The immigrant experience is deeply ingrained in the fabric of Islam in America. Most U.S. Muslim adults (58%) hail from other parts of the globe, their presence in America owing largely to the 1965 Immigration and Nationality Act that lowered barriers to immigration from Asia, Africa and other regions outside Europe.
But the U.S.-born share of the American Muslim population is also considerable (42%). It consists of descendants of Muslim immigrants, converts to Islam (many of them black) and descendants of converts.
When Pew Research Center surveyed American Muslim adults in 2017, the findings revealed important similarities between foreign-born and U.S.-born Muslims. For example, immigrants and U.S.-born Muslims engage in religious practices at about the same levels. At the same time, there are also important differences. Immigrants tend to have secured a stronger socioeconomic foothold than U.S.-born Muslims, and they generally express more positive opinions about their place in America.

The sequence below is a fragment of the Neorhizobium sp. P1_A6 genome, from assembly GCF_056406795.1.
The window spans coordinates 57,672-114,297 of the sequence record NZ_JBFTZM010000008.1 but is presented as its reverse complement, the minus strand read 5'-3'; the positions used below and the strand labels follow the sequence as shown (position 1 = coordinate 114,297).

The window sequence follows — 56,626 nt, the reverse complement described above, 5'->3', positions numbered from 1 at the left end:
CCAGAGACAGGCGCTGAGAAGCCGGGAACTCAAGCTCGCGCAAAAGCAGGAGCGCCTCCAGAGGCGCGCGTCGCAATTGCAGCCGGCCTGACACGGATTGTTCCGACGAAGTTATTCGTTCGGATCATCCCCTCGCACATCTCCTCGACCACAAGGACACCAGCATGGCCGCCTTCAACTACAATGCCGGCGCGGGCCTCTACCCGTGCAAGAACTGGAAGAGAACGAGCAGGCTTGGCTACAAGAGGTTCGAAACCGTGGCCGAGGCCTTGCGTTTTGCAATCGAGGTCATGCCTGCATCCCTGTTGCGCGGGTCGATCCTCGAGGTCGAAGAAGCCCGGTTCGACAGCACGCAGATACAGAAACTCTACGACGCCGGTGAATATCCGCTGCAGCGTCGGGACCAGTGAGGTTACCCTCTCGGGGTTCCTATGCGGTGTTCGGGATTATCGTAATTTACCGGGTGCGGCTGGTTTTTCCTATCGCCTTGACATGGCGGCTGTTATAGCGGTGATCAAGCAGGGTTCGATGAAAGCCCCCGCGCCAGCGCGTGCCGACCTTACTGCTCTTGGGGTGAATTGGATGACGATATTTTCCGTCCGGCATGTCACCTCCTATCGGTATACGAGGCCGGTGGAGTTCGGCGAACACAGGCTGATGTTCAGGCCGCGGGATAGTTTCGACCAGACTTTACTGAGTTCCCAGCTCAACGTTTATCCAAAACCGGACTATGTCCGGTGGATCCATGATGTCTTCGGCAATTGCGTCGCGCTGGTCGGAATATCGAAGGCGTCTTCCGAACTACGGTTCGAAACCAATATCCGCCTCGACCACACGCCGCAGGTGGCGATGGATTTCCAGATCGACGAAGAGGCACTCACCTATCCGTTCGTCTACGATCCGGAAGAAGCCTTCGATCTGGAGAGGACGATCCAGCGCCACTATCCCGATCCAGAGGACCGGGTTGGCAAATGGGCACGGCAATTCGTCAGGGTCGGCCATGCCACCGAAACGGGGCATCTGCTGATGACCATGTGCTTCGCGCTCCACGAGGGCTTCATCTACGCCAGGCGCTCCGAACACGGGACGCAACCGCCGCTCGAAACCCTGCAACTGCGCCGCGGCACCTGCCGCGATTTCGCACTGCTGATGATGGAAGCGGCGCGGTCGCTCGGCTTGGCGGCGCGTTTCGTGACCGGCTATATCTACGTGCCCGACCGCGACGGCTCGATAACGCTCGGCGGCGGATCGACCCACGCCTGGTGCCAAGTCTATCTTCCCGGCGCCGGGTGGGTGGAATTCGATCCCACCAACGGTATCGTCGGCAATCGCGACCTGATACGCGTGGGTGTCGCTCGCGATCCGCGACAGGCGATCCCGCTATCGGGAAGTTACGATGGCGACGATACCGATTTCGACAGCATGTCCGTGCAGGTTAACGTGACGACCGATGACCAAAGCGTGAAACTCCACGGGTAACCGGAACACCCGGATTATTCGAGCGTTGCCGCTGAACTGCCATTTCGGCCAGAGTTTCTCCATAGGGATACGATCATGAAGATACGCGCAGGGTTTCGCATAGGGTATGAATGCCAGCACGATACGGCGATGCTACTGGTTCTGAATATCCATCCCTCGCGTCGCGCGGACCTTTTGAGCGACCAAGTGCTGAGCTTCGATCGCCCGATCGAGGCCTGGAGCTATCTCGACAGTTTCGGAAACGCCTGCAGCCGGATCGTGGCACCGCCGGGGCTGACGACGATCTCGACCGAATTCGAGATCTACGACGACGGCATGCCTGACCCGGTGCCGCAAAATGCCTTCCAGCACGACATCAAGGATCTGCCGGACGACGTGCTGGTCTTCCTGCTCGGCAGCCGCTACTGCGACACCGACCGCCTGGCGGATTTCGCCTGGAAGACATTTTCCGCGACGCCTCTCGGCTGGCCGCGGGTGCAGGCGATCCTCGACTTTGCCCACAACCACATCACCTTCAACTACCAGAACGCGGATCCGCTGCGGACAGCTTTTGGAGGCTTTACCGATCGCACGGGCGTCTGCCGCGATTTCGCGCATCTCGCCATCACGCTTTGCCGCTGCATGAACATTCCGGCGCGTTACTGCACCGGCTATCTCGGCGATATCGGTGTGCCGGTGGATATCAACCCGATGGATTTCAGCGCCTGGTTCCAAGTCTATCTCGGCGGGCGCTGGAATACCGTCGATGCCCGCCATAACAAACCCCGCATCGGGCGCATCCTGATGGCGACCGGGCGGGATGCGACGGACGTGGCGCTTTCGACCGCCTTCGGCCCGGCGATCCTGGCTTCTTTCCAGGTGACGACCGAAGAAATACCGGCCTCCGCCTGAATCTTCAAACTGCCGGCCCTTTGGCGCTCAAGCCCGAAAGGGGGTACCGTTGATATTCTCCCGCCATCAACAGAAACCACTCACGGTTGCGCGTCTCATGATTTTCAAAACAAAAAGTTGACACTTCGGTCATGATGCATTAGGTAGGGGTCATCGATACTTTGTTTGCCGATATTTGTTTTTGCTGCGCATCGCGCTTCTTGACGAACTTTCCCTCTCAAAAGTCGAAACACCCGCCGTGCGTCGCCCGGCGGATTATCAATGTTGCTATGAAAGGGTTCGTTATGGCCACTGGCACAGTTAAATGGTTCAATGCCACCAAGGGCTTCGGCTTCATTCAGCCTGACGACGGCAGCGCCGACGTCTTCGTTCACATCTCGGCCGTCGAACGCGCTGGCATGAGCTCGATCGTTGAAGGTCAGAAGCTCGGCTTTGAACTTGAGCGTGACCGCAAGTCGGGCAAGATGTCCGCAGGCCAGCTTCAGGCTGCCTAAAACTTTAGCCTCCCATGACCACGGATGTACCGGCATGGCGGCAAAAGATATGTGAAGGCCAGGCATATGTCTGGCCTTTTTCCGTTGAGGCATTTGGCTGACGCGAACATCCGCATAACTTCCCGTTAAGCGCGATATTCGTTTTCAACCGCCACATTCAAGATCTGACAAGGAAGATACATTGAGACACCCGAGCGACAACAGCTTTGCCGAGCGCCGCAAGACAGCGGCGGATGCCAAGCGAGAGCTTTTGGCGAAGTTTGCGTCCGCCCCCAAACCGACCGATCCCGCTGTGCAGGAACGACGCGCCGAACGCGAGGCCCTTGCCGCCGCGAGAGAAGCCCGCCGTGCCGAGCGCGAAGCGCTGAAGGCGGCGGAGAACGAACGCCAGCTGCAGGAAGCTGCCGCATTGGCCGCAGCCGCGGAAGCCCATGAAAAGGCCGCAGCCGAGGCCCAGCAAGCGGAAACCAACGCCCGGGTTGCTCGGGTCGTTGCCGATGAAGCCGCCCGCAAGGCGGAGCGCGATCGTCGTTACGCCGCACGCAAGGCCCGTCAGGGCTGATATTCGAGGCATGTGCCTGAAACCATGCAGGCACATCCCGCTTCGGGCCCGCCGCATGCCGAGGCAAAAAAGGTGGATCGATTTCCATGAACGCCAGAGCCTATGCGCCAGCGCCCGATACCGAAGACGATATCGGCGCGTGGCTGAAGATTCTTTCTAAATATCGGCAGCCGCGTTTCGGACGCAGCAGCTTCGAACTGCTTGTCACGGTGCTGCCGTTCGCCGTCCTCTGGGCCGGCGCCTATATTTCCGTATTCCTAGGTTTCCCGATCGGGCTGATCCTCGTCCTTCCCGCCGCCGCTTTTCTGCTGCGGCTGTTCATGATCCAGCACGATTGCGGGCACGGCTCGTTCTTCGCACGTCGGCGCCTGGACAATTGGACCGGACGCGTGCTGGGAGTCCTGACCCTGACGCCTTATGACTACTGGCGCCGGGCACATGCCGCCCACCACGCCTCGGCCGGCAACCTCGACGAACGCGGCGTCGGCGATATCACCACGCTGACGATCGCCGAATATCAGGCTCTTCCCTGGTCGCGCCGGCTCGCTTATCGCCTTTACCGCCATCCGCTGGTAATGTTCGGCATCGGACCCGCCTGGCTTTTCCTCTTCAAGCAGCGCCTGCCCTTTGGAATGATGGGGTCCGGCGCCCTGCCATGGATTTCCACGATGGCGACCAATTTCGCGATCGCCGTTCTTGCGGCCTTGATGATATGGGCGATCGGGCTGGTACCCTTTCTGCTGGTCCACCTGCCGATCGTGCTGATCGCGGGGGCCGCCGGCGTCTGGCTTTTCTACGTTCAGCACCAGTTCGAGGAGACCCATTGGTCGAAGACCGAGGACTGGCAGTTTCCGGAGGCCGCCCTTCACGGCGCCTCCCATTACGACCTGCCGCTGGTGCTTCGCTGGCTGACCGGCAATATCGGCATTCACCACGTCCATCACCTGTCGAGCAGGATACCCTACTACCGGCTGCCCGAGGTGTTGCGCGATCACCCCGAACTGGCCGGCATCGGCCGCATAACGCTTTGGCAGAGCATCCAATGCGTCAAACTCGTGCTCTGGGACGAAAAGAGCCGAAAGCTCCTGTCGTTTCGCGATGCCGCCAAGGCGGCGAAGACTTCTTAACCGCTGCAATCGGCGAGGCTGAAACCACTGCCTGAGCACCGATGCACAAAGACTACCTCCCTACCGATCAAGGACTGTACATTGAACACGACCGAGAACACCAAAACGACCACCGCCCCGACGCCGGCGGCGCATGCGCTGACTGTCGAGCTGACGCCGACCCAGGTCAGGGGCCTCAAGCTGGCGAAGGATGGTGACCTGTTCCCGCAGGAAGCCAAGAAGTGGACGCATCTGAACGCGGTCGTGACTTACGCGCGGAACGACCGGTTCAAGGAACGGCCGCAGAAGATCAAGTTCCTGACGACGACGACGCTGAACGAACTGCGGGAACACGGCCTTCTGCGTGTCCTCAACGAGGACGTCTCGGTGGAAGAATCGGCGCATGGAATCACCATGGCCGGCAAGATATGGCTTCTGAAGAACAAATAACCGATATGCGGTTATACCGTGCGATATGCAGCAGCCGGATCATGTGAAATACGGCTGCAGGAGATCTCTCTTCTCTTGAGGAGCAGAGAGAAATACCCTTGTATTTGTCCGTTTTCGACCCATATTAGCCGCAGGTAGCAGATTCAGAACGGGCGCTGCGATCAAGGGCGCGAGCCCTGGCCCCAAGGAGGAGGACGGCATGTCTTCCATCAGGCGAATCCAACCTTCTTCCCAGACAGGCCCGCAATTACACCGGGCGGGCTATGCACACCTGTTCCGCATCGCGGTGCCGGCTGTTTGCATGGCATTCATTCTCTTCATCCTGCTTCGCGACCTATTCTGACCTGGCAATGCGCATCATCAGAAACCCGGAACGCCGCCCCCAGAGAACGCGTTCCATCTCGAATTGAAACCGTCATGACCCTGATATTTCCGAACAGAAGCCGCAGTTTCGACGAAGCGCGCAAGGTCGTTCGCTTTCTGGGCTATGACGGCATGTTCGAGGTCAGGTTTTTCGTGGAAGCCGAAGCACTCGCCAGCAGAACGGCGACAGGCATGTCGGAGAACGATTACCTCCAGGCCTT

Diversity in origin, race
Both the immigrant and U.S.-born Muslim populations are racially and ethnically diverse, though in different ways. A large share of foreign-born Muslims are Asian, while many U.S.-born Muslims are black or Hispanic. And substantial shares of both foreign-born and U.S.-born Muslims identify as white, a category that also includes people who identify racially as Arab, Middle Eastern or Persian.
Muslim immigrants in the United States, roughly half of whom (56%) have arrived since the year 2000, come from a wide array of countries, and no single region or country of origin accounts for a majority of them. In total, immigrant respondents in Pew Research Center’s 2017 survey of U.S. Muslims named 75 different countries of origin. And this is reflected in their racial and ethnic diversity: No single racial or ethnic group accounts for a majority among Muslim immigrants, with 45% identifying as white and a similar share (41%) identifying as Asian.
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